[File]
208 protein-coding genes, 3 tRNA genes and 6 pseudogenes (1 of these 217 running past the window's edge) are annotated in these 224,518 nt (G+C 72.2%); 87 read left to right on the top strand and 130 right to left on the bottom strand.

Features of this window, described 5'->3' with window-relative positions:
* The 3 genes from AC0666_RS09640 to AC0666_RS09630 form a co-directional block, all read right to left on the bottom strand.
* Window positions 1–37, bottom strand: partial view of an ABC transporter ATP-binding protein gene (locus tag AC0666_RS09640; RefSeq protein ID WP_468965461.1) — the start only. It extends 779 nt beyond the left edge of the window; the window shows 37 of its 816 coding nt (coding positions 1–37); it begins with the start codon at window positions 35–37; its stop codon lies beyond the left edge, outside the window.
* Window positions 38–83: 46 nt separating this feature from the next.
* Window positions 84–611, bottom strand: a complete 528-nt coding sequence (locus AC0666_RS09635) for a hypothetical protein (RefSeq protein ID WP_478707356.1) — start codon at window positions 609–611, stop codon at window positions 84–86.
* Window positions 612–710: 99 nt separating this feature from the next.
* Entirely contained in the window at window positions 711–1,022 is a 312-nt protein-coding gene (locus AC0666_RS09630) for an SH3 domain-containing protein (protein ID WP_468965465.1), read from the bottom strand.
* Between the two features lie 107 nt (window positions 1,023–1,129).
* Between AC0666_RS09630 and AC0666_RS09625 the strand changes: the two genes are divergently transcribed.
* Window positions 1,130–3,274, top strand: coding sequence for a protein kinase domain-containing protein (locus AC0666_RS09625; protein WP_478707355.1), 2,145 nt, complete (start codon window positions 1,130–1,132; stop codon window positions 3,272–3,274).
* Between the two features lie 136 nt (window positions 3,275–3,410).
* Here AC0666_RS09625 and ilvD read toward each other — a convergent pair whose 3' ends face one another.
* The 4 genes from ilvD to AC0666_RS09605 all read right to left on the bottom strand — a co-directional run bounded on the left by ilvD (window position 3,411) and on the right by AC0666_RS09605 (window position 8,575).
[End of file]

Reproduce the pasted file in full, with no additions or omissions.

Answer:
208 protein-coding genes, 3 tRNA genes and 6 pseudogenes (1 of these 217 running past the window's edge) are annotated in these 224,518 nt (G+C 72.2%); 87 read left to right on the top strand and 130 right to left on the bottom strand.

Features of this window, described 5'->3' with window-relative positions:
* The 3 genes from AC0666_RS09640 to AC0666_RS09630 form a co-directional block, all read right to left on the bottom strand.
* Window positions 1–37, bottom strand: partial view of an ABC transporter ATP-binding protein gene (locus tag AC0666_RS09640; RefSeq protein ID WP_468965461.1) — the start only. It extends 779 nt beyond the left edge of the window; the window shows 37 of its 816 coding nt (coding positions 1–37); it begins with the start codon at window positions 35–37; its stop codon lies beyond the left edge, outside the window.
* Window positions 38–83: 46 nt separating this feature from the next.
* Window positions 84–611, bottom strand: a complete 528-nt coding sequence (locus AC0666_RS09635) for a hypothetical protein (RefSeq protein ID WP_478707356.1) — start codon at window positions 609–611, stop codon at window positions 84–86.
* Window positions 612–710: 99 nt separating this feature from the next.
* Entirely contained in the window at window positions 711–1,022 is a 312-nt protein-coding gene (locus AC0666_RS09630) for an SH3 domain-containing protein (protein ID WP_468965465.1), read from the bottom strand.
* Between the two features lie 107 nt (window positions 1,023–1,129).
* Between AC0666_RS09630 and AC0666_RS09625 the strand changes: the two genes are divergently transcribed.
* Window positions 1,130–3,274, top strand: coding sequence for a protein kinase domain-containing protein (locus AC0666_RS09625; protein WP_478707355.1), 2,145 nt, complete (start codon window positions 1,130–1,132; stop codon window positions 3,272–3,274).
* Between the two features lie 136 nt (window positions 3,275–3,410).
* Here AC0666_RS09625 and ilvD read toward each other — a convergent pair whose 3' ends face one another.
* The 4 genes from ilvD to AC0666_RS09605 all read right to left on the bottom strand — a co-directional run bounded on the left by ilvD (window position 3,411) and on the right by AC0666_RS09605 (window position 8,575).